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Leland's Sensibilities

Oct 30, 2017 07:39PM ● By Leland Rucker

I took a jar of CBD cream to my dermatologist’s office a few months ago. pulling it proudly out of my pocket, i asked him if he’d ever looked into CBD as possible medicine over the
years. it seems to work for me on cuts and scratches as well as warding off eczema, i told him, as well as or better than any over-the-counter concoctions i’ve used all my life.

He looked at me, obviously amused. “Do you know how many ‘miracle drugs’ people have brought to me?” he asked and laughed. I felt pretty stupid realizing that over the course of his career, he’s probably run into all kinds of quackery that people believe in but aren’t part of the currently accepted medical canon. But then he added a kicker. “If it works, keep using it,” he said with a smile.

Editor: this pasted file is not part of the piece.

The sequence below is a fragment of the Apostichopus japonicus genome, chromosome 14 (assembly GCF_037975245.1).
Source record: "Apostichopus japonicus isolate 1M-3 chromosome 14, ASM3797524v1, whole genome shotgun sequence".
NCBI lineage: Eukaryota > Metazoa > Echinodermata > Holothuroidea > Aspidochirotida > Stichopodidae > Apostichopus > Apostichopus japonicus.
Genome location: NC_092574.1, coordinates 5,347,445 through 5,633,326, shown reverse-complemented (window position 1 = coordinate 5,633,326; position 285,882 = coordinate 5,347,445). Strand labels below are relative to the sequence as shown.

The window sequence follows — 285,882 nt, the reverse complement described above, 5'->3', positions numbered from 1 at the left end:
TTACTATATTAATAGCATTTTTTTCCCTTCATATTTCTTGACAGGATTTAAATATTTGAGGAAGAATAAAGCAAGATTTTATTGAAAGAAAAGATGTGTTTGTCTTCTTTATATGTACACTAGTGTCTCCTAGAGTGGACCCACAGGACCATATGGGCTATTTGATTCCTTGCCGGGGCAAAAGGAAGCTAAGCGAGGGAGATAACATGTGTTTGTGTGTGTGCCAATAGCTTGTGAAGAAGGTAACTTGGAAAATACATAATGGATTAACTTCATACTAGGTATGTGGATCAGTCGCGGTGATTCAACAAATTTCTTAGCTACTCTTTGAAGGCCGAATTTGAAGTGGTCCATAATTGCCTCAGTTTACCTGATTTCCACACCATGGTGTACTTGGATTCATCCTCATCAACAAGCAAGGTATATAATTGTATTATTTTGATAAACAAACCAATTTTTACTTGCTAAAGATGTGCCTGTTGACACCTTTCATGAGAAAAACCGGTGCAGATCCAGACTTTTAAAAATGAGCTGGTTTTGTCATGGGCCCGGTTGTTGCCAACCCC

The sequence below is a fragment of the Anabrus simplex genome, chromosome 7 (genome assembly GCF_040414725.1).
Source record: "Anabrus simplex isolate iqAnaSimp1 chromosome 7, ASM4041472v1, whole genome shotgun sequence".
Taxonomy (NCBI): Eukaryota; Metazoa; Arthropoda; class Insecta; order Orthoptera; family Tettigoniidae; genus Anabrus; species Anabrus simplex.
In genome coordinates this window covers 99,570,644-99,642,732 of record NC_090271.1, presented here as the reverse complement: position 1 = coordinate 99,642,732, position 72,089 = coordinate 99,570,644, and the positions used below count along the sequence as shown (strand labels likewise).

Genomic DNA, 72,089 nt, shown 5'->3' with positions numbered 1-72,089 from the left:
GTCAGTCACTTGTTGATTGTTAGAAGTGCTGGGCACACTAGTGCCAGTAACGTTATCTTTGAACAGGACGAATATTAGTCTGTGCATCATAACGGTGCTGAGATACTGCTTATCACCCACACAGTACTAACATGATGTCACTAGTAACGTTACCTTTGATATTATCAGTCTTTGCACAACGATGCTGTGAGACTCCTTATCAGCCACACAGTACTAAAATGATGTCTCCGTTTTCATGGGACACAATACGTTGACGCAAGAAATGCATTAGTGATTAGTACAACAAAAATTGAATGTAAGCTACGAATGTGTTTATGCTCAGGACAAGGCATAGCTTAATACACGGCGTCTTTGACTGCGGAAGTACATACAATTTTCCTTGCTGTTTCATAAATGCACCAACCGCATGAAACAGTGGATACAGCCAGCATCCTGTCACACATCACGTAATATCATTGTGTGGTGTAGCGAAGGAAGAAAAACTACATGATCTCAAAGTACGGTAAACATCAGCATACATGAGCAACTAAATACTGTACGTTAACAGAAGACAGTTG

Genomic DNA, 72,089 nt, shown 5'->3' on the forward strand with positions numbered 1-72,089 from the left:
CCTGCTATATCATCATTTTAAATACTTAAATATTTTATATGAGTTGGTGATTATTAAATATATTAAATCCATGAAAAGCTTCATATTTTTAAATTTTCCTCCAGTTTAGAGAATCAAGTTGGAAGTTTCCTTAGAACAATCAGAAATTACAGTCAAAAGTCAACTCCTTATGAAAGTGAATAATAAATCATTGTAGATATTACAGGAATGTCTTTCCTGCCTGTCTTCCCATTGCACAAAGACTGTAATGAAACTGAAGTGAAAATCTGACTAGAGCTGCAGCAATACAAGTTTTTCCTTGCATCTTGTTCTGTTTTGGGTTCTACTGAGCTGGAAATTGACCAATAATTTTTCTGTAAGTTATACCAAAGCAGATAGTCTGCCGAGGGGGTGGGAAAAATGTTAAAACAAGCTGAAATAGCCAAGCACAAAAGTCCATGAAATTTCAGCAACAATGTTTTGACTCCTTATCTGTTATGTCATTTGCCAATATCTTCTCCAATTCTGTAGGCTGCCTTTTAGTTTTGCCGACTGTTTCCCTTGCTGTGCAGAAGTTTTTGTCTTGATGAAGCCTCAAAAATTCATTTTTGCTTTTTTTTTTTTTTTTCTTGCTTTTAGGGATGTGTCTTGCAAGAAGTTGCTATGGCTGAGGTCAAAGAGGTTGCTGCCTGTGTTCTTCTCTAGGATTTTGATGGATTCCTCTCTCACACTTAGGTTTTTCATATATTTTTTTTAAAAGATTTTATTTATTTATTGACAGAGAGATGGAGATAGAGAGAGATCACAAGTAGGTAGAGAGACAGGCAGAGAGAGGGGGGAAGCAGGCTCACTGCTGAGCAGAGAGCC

I’ve thought about that a lot in the last couple of months. As I found out while doing a story on the endocannabinoid system, few doctors today have even had the opportunity to study the concept of marijuana as medicine, and there are few courses available for medical students. Some doctors won’t even consider the idea of cannabis as medicine, others are anxious about gaining a reputation as a “pot doctor,” and there are even some who believe that medical marijuana is little more than a ruse to get cannabis legalized.

 Veterans Affairs doctors, even those who might want to prescribe it, aren’t even allowed to talk with their patients about whether cannabis might be an alternative to opioids even in states where it’s legal. Most who are now prescribing cannabis do it only after hearing from patients who say it’s working for them and studying the issue themselves.

What many of those patients, even those who are purchasing cannabis “recreationally,” are telling physicians is that they are using it to relieve pain or as a sleep aid, and that “getting high” is just another form of relaxation in a world of almost constant stress.

And that gets us back to my dermatologist, the guy who has heard it all, but whose advice, I think, should be heeded by anyone, including doctors, who possess even a modicum of common sense. “If it works, keep using it.” Can it get more simple than that?